New Orleans to Florida

Sadly, we had to say goodbye to Karen and New Orleans, heading east, again. In the rain, again. And to make matters worse, Sirius reprogrammed Channel 30 from the Classic Rock Countdown to St Patrick’s Day music. The luck of the Irish isn’t with us! We’re on hold knowing what the #1 Classic Rock Song until the green holiday is over.

We tried to swing by Cafe du Monde to try out their famous beignets, but the line was just terrible, and it was raining, so we wandered off to the Garden District to check out the 100-plus year old mansions and Lafayette Cemetery #1 (recommended by friends and locals — keep those suggestions coming!). New Orleans is famous for their above-ground cemeteries (a must since the city is below sea level and the water table is at ground level). These cemeteries are 100 to 200 years old and the stories seem so sad. People died young in the days before vaccines and antibiotics.

Afterwards we went in search of breakfast. Instead of beignets, we spiked our sugar levels at Sucre, where we had muffins and cafe au lait before driving through New Orleans and towards Florida. (Our apologies for no properly placed accent marks on these French words. Lisa can’t figure out how to add them in this program! Ray….?)

Lisa’s friend, Courtney, suggested that we drive along the Gulf Coast from Bay St Louis to Gulfport, Mississippi. Great suggestion — It is a BEAUTIFUL drive (what Jim calls a “green dot trip” — because the map designates the scenic routes with green dots). We had the white sand beaches of the Gulf of Mexico on the right and beautiful homes (mostly new) on the left. Why new, you ask? Because Hurricane Katrina wiped out over 90% of the homes in this area, with 238 dead. It’s sad to look at the old trees and green lawns and think of what used to be here only 15 years ago. It is making a comeback. They learned so many things since Katrina, including raising the homes up, and we mean UP! Most houses along the seashore are over 10 feet above ground.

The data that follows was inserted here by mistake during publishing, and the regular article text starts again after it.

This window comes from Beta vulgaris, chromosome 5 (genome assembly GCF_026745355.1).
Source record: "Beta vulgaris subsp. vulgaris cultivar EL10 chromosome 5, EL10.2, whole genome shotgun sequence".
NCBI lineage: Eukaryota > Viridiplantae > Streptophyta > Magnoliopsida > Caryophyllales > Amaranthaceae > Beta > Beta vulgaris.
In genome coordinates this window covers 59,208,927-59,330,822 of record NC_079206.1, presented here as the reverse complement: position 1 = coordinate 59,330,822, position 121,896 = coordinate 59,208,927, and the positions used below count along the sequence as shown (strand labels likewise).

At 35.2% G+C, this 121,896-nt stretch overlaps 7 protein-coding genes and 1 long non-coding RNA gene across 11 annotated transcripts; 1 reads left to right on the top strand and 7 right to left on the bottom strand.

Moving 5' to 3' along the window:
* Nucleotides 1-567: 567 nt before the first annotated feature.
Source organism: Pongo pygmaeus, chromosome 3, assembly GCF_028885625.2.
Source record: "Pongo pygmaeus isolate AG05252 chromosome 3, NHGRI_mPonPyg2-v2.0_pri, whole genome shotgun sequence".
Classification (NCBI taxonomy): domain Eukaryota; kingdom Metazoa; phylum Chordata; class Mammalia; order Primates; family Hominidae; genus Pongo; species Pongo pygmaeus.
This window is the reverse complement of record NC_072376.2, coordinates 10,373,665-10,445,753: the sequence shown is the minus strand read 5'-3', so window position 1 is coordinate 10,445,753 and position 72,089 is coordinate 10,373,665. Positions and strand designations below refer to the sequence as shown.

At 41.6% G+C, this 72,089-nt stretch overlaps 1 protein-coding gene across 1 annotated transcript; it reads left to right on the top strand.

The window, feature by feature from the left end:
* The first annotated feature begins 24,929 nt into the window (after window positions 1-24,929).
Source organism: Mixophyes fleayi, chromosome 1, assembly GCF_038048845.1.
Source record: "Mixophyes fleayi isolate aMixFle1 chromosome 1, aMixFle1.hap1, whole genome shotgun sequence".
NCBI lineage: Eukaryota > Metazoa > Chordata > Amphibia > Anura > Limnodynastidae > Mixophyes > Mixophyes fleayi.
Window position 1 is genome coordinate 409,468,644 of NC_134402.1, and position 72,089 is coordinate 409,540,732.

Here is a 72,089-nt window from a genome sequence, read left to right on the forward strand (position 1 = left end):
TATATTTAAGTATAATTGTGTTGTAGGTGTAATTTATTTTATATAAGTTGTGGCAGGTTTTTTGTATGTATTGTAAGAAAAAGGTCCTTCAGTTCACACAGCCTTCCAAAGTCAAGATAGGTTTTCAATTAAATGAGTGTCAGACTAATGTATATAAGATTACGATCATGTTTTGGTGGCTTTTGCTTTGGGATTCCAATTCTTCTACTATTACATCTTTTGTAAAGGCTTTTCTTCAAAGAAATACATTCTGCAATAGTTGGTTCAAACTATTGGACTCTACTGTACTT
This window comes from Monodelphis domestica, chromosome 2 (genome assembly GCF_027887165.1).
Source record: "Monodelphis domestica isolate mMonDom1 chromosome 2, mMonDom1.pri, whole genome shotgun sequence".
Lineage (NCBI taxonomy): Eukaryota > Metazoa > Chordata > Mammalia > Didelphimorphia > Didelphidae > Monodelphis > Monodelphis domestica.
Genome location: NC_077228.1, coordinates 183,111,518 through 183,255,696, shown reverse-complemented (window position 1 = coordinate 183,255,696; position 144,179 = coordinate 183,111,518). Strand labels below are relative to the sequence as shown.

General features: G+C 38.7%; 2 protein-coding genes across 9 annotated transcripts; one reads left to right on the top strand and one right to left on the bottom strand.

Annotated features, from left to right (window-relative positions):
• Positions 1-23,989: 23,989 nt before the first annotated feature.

One of the main strategies on this trip is to drive as close to the water as possible. That means we take little beach roads instead of highways. We’ve found some really great sights and funky little restaurants. We didn’t realize how Mississippi and Alabama just barely touch the Gulf — Louisiana and Florida hog most of the coastline! It’s the first time either of us have been to either of these states and it is much prettier than expected and the people so nice. And they all say, “Y’all”.

We try to figure out where we’re staying each night, which causes some problems because it is spring break where we’re traveling. Sometimes we end up in places we weren’t expecting. For example, tonight we’re in a little Days Inn in Navarre, FL. It’s just off a spit of land east of Pensacola. The sandy beaches look like sugar and we’re sure it’s more tropical when the clouds are gone. We’re told it will be sunnier next week. Who knows where will be then!

Sunset at Navarre Beach park

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